The History of 74 Squadron in both World Wars
Signed by Wing Commander Ira 'Taffy' Jones DSO MC DFC* MM
Signed and dated on the frontispiece Orde portrait by
Wing Commander Ira ‘Taffy’ Jones DSO MC DFC* MM
WH Allen First edition, first printing 1954. 295 pages plus lots of photographs including reproductions of 45 Cuthbert Orde portraits.
Very Good condition hardback book and Very Good condition, unclipped sixth impression dustjacket. A nice example of this book.
The story of No.74 Squadron, R.A.F., one of the greatest fighter squadrons of all time which is virtually a history of aerial combat in both World Wars. This is a first-hand account of ‘Taffy’s’ life, first as a fighter pilot with the RFC during World War I, then life with the RAF during the inter-war years, and finally during Dunkirk and the Battle of Britain. Ira Jones was a 40 victory ace in WW1 and was involved in pilot training during WWII but managed to wangle a few operational Spitfire sorties too.
James Ira Thomas “Taffy” Jones DSO MC DFC & Bar MM (1896 – 1960) was born near St. Clears, Carmarthenshire. In 1913, Jones enlisted in the Territorial Army, though he was soon transferred into the newly established Royal Flying Corps, serving as an air mechanic on ground duties (where he earned the Military Medal) before volunteering for flying duties as an Observer. Jones commenced pilot training in August 1917 after being commissioned. After completing his training he joined 74 Squadron.
Throughout his service at 74 Squadron Jones won several awards and decorations; being awarded the Military Cross, the Distinguished Flying Cross and bar and the Distinguished Service Order. Although having a reputation for crashing his aircraft when attempting to land, Jones recorded 37 victories in just 3 months whilst flying the Royal Aircraft Factory S.E.5 during 1918. After the Armistice he became Commanding Officer of 74 Squadron until it was disbanded in 1919.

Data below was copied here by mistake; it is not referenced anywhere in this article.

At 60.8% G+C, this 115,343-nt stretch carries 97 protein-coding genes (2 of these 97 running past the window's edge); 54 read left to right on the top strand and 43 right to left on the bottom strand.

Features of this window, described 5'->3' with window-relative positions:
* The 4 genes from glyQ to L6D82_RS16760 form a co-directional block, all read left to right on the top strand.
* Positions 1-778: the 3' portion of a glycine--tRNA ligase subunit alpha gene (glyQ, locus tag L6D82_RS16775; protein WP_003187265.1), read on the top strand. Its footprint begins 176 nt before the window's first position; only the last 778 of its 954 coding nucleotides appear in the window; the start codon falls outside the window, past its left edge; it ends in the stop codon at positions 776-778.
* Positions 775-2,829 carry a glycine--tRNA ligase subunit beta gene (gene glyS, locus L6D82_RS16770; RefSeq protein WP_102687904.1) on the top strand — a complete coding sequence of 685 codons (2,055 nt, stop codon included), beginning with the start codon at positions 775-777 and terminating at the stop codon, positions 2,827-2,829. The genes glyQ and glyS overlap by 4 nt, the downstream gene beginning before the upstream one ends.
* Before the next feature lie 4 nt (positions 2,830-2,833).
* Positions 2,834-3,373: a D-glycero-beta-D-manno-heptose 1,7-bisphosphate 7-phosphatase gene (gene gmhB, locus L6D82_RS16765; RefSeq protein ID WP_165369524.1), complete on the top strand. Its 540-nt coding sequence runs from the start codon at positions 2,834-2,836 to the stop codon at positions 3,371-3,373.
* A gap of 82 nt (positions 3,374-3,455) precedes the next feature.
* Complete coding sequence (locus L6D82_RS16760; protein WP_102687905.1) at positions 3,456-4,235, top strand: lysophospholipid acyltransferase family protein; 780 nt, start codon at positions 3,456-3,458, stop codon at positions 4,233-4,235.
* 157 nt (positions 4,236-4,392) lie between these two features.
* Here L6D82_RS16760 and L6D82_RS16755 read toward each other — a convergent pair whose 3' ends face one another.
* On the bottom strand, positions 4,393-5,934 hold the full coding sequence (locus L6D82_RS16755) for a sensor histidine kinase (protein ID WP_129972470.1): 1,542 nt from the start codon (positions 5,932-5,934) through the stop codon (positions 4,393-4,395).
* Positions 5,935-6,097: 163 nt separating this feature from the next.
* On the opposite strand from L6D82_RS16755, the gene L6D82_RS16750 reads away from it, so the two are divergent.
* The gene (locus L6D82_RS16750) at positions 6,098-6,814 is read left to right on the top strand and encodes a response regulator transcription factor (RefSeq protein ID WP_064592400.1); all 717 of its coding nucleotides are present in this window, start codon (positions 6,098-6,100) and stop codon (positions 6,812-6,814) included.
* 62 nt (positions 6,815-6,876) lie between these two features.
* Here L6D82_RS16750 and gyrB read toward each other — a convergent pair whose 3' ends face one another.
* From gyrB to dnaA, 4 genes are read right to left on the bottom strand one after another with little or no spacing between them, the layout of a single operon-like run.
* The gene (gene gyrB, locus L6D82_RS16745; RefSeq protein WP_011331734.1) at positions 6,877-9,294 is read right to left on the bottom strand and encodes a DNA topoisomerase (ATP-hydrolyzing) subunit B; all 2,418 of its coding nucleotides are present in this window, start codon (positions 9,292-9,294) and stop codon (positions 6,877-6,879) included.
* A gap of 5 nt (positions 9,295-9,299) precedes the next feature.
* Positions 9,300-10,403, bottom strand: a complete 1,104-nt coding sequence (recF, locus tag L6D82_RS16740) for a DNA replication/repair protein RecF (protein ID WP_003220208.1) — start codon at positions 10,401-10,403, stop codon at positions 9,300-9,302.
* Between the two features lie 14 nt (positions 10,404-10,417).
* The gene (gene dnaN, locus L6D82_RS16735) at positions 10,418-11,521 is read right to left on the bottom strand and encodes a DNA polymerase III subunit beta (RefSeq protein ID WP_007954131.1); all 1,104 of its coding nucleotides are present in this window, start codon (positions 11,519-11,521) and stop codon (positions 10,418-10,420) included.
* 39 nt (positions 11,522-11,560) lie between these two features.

After retiring in 1936, Jones was recommissioned after the outbreak of the Second World War, and flew briefly during the Battle of Britain. In July 1940, acting Wing Commander Jones was OC No. 7 Bombing and Gunnery School, RAF Porthcawl. It was here that one of his most famed actions occurred when, whilst flying an unarmed Hawker Henley near Swansea, he attacked a Junkers Ju 88 bomber with a Very pistol, a type of flare gun. His actions were enough to fight off the Junkers, which returned to its base. After retiring again at the end of the Second World War, Jones lived in Wales where he wrote three books on the RFC and RAF. He died in 1960 through complications after a fall at his home in Wales.
A mixture of auto-biography and first hand account of one of the RAF’s most famous fighter squadrons in two world wars. With a nice signature of one of the top ranking RFC aces of WW1. A great signed book for any aviation library.